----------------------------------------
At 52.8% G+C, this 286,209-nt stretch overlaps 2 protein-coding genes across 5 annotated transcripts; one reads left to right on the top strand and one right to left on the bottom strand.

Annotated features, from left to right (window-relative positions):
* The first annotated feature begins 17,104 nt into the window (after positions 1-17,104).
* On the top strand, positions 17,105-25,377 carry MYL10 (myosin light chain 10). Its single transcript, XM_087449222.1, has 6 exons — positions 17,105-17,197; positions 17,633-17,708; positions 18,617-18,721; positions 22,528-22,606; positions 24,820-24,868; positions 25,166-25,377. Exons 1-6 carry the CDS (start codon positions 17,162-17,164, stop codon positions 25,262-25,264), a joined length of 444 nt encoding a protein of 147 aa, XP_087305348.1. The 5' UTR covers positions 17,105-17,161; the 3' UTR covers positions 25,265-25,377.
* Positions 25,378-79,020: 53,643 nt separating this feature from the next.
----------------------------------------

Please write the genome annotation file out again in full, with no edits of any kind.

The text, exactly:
At 52.8% G+C, this 286,209-nt stretch overlaps 2 protein-coding genes across 5 annotated transcripts; one reads left to right on the top strand and one right to left on the bottom strand.

Annotated features, from left to right (window-relative positions):
* The first annotated feature begins 17,104 nt into the window (after positions 1-17,104).
* On the top strand, positions 17,105-25,377 carry MYL10 (myosin light chain 10). Its single transcript, XM_087449222.1, has 6 exons — positions 17,105-17,197; positions 17,633-17,708; positions 18,617-18,721; positions 22,528-22,606; positions 24,820-24,868; positions 25,166-25,377. Exons 1-6 carry the CDS (start codon positions 17,162-17,164, stop codon positions 25,262-25,264), a joined length of 444 nt encoding a protein of 147 aa, XP_087305348.1. The 5' UTR covers positions 17,105-17,161; the 3' UTR covers positions 25,265-25,377.
* Positions 25,378-79,020: 53,643 nt separating this feature from the next.